Sunday, 16 September 2007

15Sep07 - Memories

I have just been talking to a friend who doesn't know Lucy. He asked me what was wrong with her and we got talking about why Lucy is like she is. Looking back on those first days and weeks of Lucy's life is not something that I do too often but in a way I guess I should try to keep it fresh in my mind because it helps to put things into perspective. Lucy's birth is a blur of panic, emotion and a profound feeling of helplessness, and that will never change. The weeks that followed I would not wish on my worst enemies. What I remember most was a surreal feeling of existing in a completely alien world where there was no normality and you were told things on a daily basis that in any other situation would reduce you to an emotional wreck but somehow you just adjust. You accept terrible news as if you found out that your plane has been delayed for half an hour. You council family and friends who are not able to comprehend the seriousness of the situation with an air of calmness that is totally inappropriate. We became so used to receiving bad news that for a while it became a way of life. We accepted everything as long as we knew that Lucy wasn't going to die. At the first meeting we had with the consultant just a day or two after she was born we were told that Lucy would have some developmental problems but they put her in the"mild" category which meant she might have some physical difficulty with movement/coordination but she should be able to live a relatively normal life. How little did we know then. This in itself was hard to take because every parent wants to have a perfect child and can not bare to think of anything going wrong. We accepted this, because after all the trauma we had just been through it did not seem such a bad outcome. Of course we were upset and cried but we were strong and accepted it and looked forward to getting our little girl home. That was just the start. After a few days things got infinitely worse. As a result of the oxygen starvation that Lucy suffered (although the cause is disputed) she developed a bowel condition called Necrotizing Enterocolitis. The intestinal tissues becomes damaged due to lack of oxygen or blood flow. When feeding starts the bacteria from the food damages the tissue further and holes can develop in the intestine. This is an extremely serious, life threatening condition. So from having already come to terms with a less than perfect baby, fits, ventilators, birth trauma and the knowing looks of the neonatal staff, we suddenly, overnight had a much more serious situation on our hands. Lucy was transferred to the specialist ICU unit at Leeds Genereral Infirmary (on the day of Joshua's 7th birthday party which we missed) in an ambulance, lights, siren, everything. Lucy was a week old. In the end we stayed at Leeds General Infirmary (LGI) for weeks. It all seems like a blur now but at the time we lived ICU, doctors, consultants, neurologists, paediatricians day in day out. We watched monitors, helped with daily blood samples (Lucy's feet were like pin cushions) and all the time got regular updates of Lucy's progress or lack of it. Her abdomen was swollen and red with the infection. She was on a ventilator and a cocktail of drugs to keep her sedated. We regularly had to draw bright green bile from her stomach (some of her first cuddly toys have still got bile stains on them). The strange thing was how quickly we adapted to this totally alien environment. We just turned up every day, sat with Lucy, did what we could to help and conveyed what we could to our friends and family. I guess we always watered it down to make it easier for them to accept. On more tham one occassion people who came to visit were moved to tears by the shock of being introduced to a place that thankfully most people never have to experience. Lucy was heavily sedated, on a ventilator, had tubes all over the place and looked extremely ill. It must have been quite a shock to see such a small baby like that for the first time. We comforted them and helped them to understand what was going on but still for some it was too much to handle. There must be some kind of survival instinct that gave us the strength to detach from reality so that we could have the strength to cope during those unfortunate first weeks. I remember thinking I don't care about all this as long as I get to take her home. By the time she started having scans and the reality of Lucy's future outlook became apparent we had already been through so much that we had already accepted that life for us was going to be very different. So when we were finally told that Lucy was severely handicapped, all four limbs would be affected, she would never walk, her eyesight was likely to be impaired, it was unlikely she would talk, she had epilepsy, our feelings and emotions had been numbed to the point that it was not a massive shock. We knew at that point that she was out of danger, she was going to live and in the not too distant future we would be able to take her home. I don't know if we dealt with it in the right way but we had never had to deal with anything like this before. Maybe we we ignored our real feelings and emotions or maybe we didn't have a choice. Looking back now it doesn't seem real but I know there are people who at this moment are in that world, living the same things we were and I really feel for them. We were only one family of many but we were among the lucky ones. Not all the families we shared the ICU unit with got to take their children home.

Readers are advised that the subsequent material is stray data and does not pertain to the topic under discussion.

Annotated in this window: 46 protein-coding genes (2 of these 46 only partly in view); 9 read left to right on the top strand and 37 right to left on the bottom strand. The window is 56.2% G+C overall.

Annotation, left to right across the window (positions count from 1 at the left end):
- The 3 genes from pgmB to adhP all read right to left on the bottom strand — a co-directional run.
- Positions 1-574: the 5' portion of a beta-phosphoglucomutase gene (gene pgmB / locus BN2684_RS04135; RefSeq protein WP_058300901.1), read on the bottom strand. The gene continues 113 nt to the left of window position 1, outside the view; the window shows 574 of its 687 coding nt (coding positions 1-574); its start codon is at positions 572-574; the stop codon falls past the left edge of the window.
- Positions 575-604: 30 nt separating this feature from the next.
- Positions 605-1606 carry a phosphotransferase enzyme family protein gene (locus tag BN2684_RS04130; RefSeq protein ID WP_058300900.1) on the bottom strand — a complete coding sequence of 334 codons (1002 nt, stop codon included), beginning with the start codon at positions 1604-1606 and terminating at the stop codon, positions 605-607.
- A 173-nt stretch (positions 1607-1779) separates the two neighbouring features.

fairenuff said...

Neil, wow, thank you for sharing Lucy's first hours, days weeks and months. I know exactly what you mean. Although our circumstances are completely different we had similar issues. We lost friends who couldnt cope and didnt know what to say to us anymore. But we knew those still standing with us were truly our friends and there for the long haul. I look at Bethany's first year being mainly in hospital as the first step along a wonderful journey. We have appreciation for things that maybe wouldnt ever occur to us had Bethany been 'normal'. We also know too many babies and children who didnt go home. We are truly blessed and I am so happy that we have got to know you all and can share each others journey.

hayley said...

this as touched me so much as our 1st born baby didnt come home with us he lived 27days.we now share the same life as you with our beautiful daughter laila & feel very lucky to have her & friends like u to share her you put on there photo there 2peas in a hooked & love readin your storys i think ive cried to every 1 hahaha.keep it up love hayley.